• Row Fill: In this mode, the addressed row (64 bytes) is filled with a single
    value.
    The entire row can be erased by writing 00h.
    • Sector Fill: In this mode, all 512 bytes are filled with a single value. The
    entire
    sector can be erased by writing 00h.
    After the operation finishes, the hardware will set the EEIF bit, which if
    enabled will
    generate an interrupt. The flag is cleared by software.

    Page 41. That sounds delightfully vague.

    Ok - you nead the *USER MANUAL*. The datasheet isn't enough.

    Page 115 on tells you how to use it. You need to know how to access the SFRs.
    Do you have this level of experience with the 80C51 architecture ? You need to
    tell your compiler about the special function registers i.e. their addresses.

    I think I'll stick with external serial Eeproms ! ;-)

    Graham
     
  9. I'd go for a battery backed RTC and a smal (eight - or even six pins) micro.
    This way you need to loose neither time nor data on power failure.

    petrus bitbyter
     
  10. Nick

    Nick Guest

    Hi,

    Serial data writing byte by byte
    Philips P89LPC32
    Thanks,
    Nick
     
  11. Nick

    Nick Guest

    Hi,

    I already gone for that option but going through the datasheet and due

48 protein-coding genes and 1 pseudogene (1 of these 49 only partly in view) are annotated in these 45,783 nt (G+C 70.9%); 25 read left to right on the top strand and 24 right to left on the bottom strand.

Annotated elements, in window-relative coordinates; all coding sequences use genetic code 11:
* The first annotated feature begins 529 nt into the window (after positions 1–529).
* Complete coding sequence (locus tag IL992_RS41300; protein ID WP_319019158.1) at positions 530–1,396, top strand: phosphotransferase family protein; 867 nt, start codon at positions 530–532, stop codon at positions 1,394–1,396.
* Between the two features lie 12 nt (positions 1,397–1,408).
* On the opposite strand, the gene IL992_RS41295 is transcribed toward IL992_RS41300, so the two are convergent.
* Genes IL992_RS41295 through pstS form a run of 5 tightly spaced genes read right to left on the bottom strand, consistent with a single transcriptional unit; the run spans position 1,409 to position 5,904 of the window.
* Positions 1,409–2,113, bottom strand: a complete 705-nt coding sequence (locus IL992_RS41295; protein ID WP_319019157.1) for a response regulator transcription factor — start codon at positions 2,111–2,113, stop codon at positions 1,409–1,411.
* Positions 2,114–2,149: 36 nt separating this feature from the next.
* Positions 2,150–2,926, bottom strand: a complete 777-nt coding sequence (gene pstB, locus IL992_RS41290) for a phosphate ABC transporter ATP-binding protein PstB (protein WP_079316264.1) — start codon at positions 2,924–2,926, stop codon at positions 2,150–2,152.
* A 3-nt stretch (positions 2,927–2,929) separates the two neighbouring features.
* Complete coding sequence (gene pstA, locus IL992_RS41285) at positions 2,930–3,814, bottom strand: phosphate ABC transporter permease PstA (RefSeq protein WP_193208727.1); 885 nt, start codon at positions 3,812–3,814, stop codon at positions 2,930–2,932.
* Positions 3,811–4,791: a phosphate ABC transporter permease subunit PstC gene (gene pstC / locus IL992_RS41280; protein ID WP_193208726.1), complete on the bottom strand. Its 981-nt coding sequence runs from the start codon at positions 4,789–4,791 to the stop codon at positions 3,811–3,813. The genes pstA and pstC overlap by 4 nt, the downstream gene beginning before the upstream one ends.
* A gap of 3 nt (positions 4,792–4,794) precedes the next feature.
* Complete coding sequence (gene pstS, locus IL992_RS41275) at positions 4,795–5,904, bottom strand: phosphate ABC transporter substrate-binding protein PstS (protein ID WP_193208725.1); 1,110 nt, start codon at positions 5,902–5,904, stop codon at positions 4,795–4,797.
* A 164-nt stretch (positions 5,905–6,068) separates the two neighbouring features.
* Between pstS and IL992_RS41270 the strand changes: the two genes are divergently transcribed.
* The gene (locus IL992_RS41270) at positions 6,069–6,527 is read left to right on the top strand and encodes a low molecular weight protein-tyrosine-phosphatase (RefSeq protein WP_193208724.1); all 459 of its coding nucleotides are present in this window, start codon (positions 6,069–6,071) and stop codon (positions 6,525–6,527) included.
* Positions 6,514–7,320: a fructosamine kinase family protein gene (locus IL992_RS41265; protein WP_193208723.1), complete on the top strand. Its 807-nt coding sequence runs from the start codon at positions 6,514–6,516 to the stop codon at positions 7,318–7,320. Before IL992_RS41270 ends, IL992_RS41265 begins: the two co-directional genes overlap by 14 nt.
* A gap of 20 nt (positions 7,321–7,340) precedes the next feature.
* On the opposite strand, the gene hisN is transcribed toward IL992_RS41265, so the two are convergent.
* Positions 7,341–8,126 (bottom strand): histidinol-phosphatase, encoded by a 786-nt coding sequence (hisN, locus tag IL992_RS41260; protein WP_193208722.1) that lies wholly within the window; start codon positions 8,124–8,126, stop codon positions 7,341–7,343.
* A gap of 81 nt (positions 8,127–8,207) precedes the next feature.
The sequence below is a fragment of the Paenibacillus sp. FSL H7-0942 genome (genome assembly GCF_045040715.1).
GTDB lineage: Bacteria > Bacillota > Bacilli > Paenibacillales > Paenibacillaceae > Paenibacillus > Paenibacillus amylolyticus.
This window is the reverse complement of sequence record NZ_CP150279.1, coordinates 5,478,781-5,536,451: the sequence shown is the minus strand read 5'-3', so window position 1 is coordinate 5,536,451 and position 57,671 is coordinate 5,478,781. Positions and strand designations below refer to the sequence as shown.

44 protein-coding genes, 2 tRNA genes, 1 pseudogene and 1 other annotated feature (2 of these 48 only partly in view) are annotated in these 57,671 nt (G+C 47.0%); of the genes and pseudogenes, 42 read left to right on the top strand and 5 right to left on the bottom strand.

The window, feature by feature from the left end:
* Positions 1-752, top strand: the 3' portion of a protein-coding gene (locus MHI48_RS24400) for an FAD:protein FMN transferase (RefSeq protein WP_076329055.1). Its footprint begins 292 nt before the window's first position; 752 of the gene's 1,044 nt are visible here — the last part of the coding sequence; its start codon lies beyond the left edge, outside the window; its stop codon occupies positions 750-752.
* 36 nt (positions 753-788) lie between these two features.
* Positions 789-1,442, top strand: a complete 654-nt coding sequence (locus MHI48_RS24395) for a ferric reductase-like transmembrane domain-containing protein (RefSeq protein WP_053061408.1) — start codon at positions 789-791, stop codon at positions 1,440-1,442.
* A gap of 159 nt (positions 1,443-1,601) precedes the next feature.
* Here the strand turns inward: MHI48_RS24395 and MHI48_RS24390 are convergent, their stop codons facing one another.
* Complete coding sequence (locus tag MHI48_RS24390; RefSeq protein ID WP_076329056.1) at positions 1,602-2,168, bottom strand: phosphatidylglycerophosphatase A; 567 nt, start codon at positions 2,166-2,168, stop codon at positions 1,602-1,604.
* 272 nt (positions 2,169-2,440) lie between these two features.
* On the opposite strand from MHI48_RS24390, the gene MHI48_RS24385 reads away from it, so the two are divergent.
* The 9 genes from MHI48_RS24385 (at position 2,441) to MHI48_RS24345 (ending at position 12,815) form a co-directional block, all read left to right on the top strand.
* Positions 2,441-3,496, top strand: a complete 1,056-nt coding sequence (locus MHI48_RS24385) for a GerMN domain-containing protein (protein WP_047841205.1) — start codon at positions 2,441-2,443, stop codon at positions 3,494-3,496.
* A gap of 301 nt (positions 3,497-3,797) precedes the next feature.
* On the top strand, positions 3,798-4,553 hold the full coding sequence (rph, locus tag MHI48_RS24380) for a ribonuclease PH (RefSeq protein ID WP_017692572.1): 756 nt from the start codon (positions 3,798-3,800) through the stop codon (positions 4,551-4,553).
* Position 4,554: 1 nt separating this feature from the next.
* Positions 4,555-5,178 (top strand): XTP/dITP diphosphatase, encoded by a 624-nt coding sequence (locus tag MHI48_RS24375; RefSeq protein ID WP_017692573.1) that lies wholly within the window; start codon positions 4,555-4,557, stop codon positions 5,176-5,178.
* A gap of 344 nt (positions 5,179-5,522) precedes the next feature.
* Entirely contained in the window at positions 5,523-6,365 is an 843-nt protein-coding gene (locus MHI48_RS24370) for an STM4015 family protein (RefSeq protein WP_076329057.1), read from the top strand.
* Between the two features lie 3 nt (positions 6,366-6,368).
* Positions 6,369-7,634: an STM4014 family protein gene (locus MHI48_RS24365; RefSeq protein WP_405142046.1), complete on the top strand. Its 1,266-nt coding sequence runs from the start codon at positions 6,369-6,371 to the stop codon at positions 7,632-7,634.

to my application needs. My output needs to be ON after 500hrs -
    (167740 seconds) hours of ON time (power fail time not considered).

    Thanks,
    Nick
     
  12. Your serial EEPROM (whether I2C, SPI, or Microwire) is going to take a
    *long* time (milliseconds) to complete a write successfully. You'll
    need to ensure that its power supply remains within spec for the
    worst-case write period under all possible conditions (including
    partial turn-on followed by failure). This requirement may convince
    you to try some other approach to your problem!

    Can't you use the on-chip RAM to hold the time and power-down the
    chip?


    Best regards,
    Spehro Pefhany
     
  13. So, your application is similar to an automobile odometer. You can
    find clever ways of writing to the EEPROM only while the power is on,
    and dealing with EEPROM life and data corruption issues.


    Best regards,
    Spehro Pefhany
     
  14. Then there are FRAMS, devices that can take
    10^12 write cycles. They can store information
    without power. Just update it every second or so.

    Rene
     
  15. Donald

    Donald Guest

    ^^^^^^^^
    I googled and went to philips web site.

    Is this a cpu or an eeprom ??
     
  16. Pooh Bear

    Pooh Bear Guest

    It's an mcu with internal eeprom.

    Graham
     
  17. It's a flash rom 8051 variant. LPC stands or "low pin count". There's
    some confusion over whether he's using the internal EEPROM (parallel)
    or external (probably serial, which is what he says he's doing).


    Best regards,
    Spehro Pefhany
     
  18. Pooh Bear

    Pooh Bear Guest

    You mean the internal Eeprom in the LPC932 ? It's not serial.

    Make your mind up.

    Graham
     
  19. Donald

    Donald Guest

    Thats what I thought.

    What does the manual say about programming 'internal' eeprom ???

    Like other internal eeprom'd chips, there are registers you need to
    write to before writing to the eeprom cell array.

    donald
     
  20. Is there something wrong with using this method?